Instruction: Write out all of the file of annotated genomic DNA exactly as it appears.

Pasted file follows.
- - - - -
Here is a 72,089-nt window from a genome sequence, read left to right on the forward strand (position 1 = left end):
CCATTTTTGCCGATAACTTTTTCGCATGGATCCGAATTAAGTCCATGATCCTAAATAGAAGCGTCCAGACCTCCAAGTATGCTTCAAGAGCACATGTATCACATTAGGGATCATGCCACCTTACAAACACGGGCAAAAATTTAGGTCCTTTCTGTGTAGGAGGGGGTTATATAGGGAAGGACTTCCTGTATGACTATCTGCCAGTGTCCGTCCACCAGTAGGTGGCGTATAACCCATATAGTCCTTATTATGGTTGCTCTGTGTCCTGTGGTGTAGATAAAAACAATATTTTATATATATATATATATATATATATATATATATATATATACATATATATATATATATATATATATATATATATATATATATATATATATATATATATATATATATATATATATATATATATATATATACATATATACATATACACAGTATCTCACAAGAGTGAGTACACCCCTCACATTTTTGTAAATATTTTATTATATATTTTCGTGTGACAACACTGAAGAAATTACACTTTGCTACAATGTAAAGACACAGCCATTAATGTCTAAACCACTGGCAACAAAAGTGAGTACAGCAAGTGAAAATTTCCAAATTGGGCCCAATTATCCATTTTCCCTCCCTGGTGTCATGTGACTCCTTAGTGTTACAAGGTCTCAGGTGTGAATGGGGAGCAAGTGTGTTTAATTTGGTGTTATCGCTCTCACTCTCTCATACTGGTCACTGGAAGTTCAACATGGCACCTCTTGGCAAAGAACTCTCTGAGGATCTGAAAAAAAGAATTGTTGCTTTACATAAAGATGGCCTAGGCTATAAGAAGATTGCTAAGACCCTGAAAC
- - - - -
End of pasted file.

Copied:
Here is a 72,089-nt window from a genome sequence, read left to right on the forward strand (position 1 = left end):
CCATTTTTGCCGATAACTTTTTCGCATGGATCCGAATTAAGTCCATGATCCTAAATAGAAGCGTCCAGACCTCCAAGTATGCTTCAAGAGCACATGTATCACATTAGGGATCATGCCACCTTACAAACACGGGCAAAAATTTAGGTCCTTTCTGTGTAGGAGGGGGTTATATAGGGAAGGACTTCCTGTATGACTATCTGCCAGTGTCCGTCCACCAGTAGGTGGCGTATAACCCATATAGTCCTTATTATGGTTGCTCTGTGTCCTGTGGTGTAGATAAAAACAATATTTTATATATATATATATATATATATATATATATATATATATACATATATATATATATATATATATATATATATATATATATATATATATATATATATATATATATATATATATATATATATATATATATACATATATACATATACACAGTATCTCACAAGAGTGAGTACACCCCTCACATTTTTGTAAATATTTTATTATATATTTTCGTGTGACAACACTGAAGAAATTACACTTTGCTACAATGTAAAGACACAGCCATTAATGTCTAAACCACTGGCAACAAAAGTGAGTACAGCAAGTGAAAATTTCCAAATTGGGCCCAATTATCCATTTTCCCTCCCTGGTGTCATGTGACTCCTTAGTGTTACAAGGTCTCAGGTGTGAATGGGGAGCAAGTGTGTTTAATTTGGTGTTATCGCTCTCACTCTCTCATACTGGTCACTGGAAGTTCAACATGGCACCTCTTGGCAAAGAACTCTCTGAGGATCTGAAAAAAAGAATTGTTGCTTTACATAAAGATGGCCTAGGCTATAAGAAGATTGCTAAGACCCTGAAAC